sidency. - Sen. Utss. in has letter, takes
m j . f r . -r
occasion to fay' that he endorses all the reso
lutions of thi tonvention.' These resolu
tjonswrshall laj before 'our readers" next
week. IBj TegaruVto the resolutions, we
have to say, they are all in accordance with
our own views excepting those that relate
to the tariff. Our views upon this subject
have been of long standing, and have hot
yet undergone any- change. We do not
consider the expression of the delegates as
of any binding effect on this subject. They
were sent for the purpose of nominating a
candidate for the Presidency. In this they
have given very general satisfaction, and
have made, probably, the best selection in
their power. But when they undertook to
erect a standard of democracy, based upon
certain peculiar views of the tariff, or the
subject of internal improvements &c, they
transcended their powers, and assumed au
thority that had never been conferred on
them. As a body of intelligent men, their
opinions are entitled to the most respectful
conidorsation. But they should recollect that
there are thousands of democrats, who enter
tain views entirely different from their own,
on these subjects, and who, though they will
cheerfully accord their support to the
nominee of the convention, are not willing
to cast off their long cherished opinions as
they would an old garment, at thedictation
of any body of men who may choose to
erect a "platform" of limited demensions,
and proscribe all. who cannot find a place
on their narrow superstructure. We are
not so unreasonable as to suppose that a
candidate could be selected, all of whose
views of public policy would be in exact
accordance with every portion of the demo
cracy of the Union. In the South many
of the friends of Gen. Cass, would rather
that he had taken grounds more favorable
to slavery, as can be seen hy referring to
the rejected resolutions of the convention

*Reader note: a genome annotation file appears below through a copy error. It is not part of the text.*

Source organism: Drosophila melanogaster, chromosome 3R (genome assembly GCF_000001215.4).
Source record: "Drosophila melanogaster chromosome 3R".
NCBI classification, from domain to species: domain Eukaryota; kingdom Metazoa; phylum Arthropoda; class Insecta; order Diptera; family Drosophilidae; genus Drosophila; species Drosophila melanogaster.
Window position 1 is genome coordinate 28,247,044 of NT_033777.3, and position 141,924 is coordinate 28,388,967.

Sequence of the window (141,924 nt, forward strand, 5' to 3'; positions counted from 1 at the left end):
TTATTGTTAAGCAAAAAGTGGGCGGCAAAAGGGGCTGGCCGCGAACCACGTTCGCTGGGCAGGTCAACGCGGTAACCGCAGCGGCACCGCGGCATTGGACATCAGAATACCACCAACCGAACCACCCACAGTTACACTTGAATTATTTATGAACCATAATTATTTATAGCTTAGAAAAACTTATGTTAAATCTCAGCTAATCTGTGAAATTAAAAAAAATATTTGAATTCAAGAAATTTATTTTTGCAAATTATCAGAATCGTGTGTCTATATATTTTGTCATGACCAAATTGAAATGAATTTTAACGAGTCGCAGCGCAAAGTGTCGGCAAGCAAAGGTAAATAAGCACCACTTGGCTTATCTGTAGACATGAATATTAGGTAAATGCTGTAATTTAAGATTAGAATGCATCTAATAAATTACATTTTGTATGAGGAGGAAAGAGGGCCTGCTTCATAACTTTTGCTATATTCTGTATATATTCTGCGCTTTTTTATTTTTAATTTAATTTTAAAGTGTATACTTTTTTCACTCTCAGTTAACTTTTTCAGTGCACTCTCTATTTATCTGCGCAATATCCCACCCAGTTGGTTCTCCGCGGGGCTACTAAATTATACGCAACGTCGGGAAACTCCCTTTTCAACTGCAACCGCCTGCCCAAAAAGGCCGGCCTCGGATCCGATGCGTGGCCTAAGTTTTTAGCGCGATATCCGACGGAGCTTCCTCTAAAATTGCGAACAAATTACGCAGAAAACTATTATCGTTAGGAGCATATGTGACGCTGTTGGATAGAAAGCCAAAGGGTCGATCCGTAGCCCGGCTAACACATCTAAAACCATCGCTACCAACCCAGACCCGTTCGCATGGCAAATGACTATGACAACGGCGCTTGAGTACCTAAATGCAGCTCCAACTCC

on this subject, while many in the North
would have been pleased to have seen him
taken a stronger stand in favor of its aboli
tion. In the West, a large portion of the
democracy are in favor of improving the
harbors of the Lakes and rivers. Now
these men do not expect to find any man
who can reconcile all these conflicting in-
Kxteaalve Fir la Alleatewa Th brat fart of
The town of Allentown, in this state " has
been visited with a terribly destructive Are
the loss being estimated as high as fS60,000.
A correspondent of fheV Inquirer furnishes the
foUour ing particulars : '
:i2 AtLENTOWn, June 1st, 18. -The
most beautiful and active part of our
town lies in ashes. Fire, this awful calamity)
has visited our peaceful townj wreaked its
vengeance on its very heart, and left it in a
deplorable condition. The fire broke out in
a frame stable neat the centre of the town, at
about 3 o'clock this afternoon ; there being a
stronu southeasterly wind, it spread with aw
ful rapidity in that direction ond raging most
vehemently until 8 o'clock, when the follow
ing buildings 'were already laid in rnins,
Tho splendid new Odd 1 Fellows' 1! ill,
(which was nearly ready for dedication,) oc
cupicd by Weiss & Lochman's shoe and va
riety store; Keek's tailoring establishment,
and H. Nagle's oyster cellar ; G inn & Qiienn
ingers store; Selfridgo & Wilson's store;
James Trexler's Hotel ; Vcager St Wui.lnei's
store; Joseph Weiss' jewelry Wire J Thomas
Gingkinger's tin and stovo store ; Gang
er's millinery shop and residence ; Thomas
Newhart's tailoring establishment ; Dr. D ni
nosky's drug store ; Metz & Weaver's store ;
Wagner & Hoover's store; El. Newhart's
hardware store; tho Post Office ; Geo. Lu
cas's shoe store; Nathan llersh's clothing
store; Mrs. Brown's millinery; J Q Cole,
cedar ware establishment ; J. F. Rutshe's to
bacco store; Reuben Rice's chair manufacto
ry; Charles Shell's tuilor shop ; togetner with
ihe following Drivate ' residences : Daniel
Keiper's, Mr. Keipor's, Peter Hoover's and
granary, Joshua Hains', Mrs. Heckman's Dr.
C. If. Martin's, Joseph F. Newhart's, Mrs.
Catharine GrofTs, Dreshnr & Woodrings, and
Mrs. Moyer's. These are all tho buildings
destroyed as far as I was able lo ascertain.
A largo number of stables and out houses
were also burned down.
Tho progress of the fire was arrested at a
bout 5, o'clock. Had the wind, after the
fire was raging for some time, not taken a
more southern direction, the greatest part of
the town would probably have been burned
down. Tho loss is immense. Tho fire
snread so ranidlv that but very little of the
store goods and other movables were saved
The loss must at lenst bo about $250,000.
Tho stable where tho fire originated is sup
posed to have been set on fire by boys, play-
inn in it with ciirars and hie crackers.
About one third of the property destroyed
1 nnileistaiKl. is covered by insurance.
Since writiua tho above, I havo learned
that upwards of forty families were thrown
out ot tlieir homes. 1
Tkt TrUty--Farie fTht troop$Th Indi-
onsprgmtealion of an Amtcan Force
from tie Disbarultd Volwteirttforht Pro
lectio of Memo. f y j '
Chapnarral, thi correspondent of the N. O.
Delia, sends the following letter to that pa-